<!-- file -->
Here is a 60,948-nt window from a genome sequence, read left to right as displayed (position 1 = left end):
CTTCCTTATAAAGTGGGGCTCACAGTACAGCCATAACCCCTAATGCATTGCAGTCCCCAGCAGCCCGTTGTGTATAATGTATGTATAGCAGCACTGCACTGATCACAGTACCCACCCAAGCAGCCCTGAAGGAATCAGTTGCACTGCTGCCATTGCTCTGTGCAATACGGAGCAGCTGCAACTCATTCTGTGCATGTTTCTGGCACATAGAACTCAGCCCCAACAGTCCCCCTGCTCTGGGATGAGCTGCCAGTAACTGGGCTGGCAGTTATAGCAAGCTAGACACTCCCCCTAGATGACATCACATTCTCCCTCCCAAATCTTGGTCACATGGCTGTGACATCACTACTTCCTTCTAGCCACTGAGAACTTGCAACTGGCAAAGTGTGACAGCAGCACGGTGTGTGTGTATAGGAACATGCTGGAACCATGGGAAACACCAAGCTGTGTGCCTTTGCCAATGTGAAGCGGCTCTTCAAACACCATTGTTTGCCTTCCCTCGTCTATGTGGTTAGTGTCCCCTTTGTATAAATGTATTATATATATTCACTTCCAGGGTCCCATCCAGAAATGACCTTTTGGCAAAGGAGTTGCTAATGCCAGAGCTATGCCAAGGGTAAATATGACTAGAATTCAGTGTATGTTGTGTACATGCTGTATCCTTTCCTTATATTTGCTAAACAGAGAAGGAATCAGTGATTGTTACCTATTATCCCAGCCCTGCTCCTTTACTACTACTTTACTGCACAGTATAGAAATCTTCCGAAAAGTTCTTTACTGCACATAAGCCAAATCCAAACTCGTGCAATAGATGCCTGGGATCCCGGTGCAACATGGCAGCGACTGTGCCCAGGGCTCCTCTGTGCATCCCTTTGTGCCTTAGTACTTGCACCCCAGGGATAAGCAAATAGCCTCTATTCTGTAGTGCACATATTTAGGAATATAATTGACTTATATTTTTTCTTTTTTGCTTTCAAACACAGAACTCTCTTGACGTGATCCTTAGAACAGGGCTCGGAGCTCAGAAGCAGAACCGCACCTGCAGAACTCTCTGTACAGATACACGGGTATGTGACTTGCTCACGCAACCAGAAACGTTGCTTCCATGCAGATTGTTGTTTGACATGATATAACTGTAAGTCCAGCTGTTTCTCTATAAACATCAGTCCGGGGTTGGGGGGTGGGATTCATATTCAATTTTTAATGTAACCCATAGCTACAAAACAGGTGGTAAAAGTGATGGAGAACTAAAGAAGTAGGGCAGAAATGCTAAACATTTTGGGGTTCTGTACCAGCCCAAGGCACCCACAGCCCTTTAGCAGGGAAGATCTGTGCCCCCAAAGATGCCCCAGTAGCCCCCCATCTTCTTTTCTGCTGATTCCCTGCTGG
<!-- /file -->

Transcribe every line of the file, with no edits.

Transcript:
Here is a 60,948-nt window from a genome sequence, read left to right as displayed (position 1 = left end):
CTTCCTTATAAAGTGGGGCTCACAGTACAGCCATAACCCCTAATGCATTGCAGTCCCCAGCAGCCCGTTGTGTATAATGTATGTATAGCAGCACTGCACTGATCACAGTACCCACCCAAGCAGCCCTGAAGGAATCAGTTGCACTGCTGCCATTGCTCTGTGCAATACGGAGCAGCTGCAACTCATTCTGTGCATGTTTCTGGCACATAGAACTCAGCCCCAACAGTCCCCCTGCTCTGGGATGAGCTGCCAGTAACTGGGCTGGCAGTTATAGCAAGCTAGACACTCCCCCTAGATGACATCACATTCTCCCTCCCAAATCTTGGTCACATGGCTGTGACATCACTACTTCCTTCTAGCCACTGAGAACTTGCAACTGGCAAAGTGTGACAGCAGCACGGTGTGTGTGTATAGGAACATGCTGGAACCATGGGAAACACCAAGCTGTGTGCCTTTGCCAATGTGAAGCGGCTCTTCAAACACCATTGTTTGCCTTCCCTCGTCTATGTGGTTAGTGTCCCCTTTGTATAAATGTATTATATATATTCACTTCCAGGGTCCCATCCAGAAATGACCTTTTGGCAAAGGAGTTGCTAATGCCAGAGCTATGCCAAGGGTAAATATGACTAGAATTCAGTGTATGTTGTGTACATGCTGTATCCTTTCCTTATATTTGCTAAACAGAGAAGGAATCAGTGATTGTTACCTATTATCCCAGCCCTGCTCCTTTACTACTACTTTACTGCACAGTATAGAAATCTTCCGAAAAGTTCTTTACTGCACATAAGCCAAATCCAAACTCGTGCAATAGATGCCTGGGATCCCGGTGCAACATGGCAGCGACTGTGCCCAGGGCTCCTCTGTGCATCCCTTTGTGCCTTAGTACTTGCACCCCAGGGATAAGCAAATAGCCTCTATTCTGTAGTGCACATATTTAGGAATATAATTGACTTATATTTTTTCTTTTTTGCTTTCAAACACAGAACTCTCTTGACGTGATCCTTAGAACAGGGCTCGGAGCTCAGAAGCAGAACCGCACCTGCAGAACTCTCTGTACAGATACACGGGTATGTGACTTGCTCACGCAACCAGAAACGTTGCTTCCATGCAGATTGTTGTTTGACATGATATAACTGTAAGTCCAGCTGTTTCTCTATAAACATCAGTCCGGGGTTGGGGGGTGGGATTCATATTCAATTTTTAATGTAACCCATAGCTACAAAACAGGTGGTAAAAGTGATGGAGAACTAAAGAAGTAGGGCAGAAATGCTAAACATTTTGGGGTTCTGTACCAGCCCAAGGCACCCACAGCCCTTTAGCAGGGAAGATCTGTGCCCCCAAAGATGCCCCAGTAGCCCCCCATCTTCTTTTCTGCTGATTCCCTGCTGG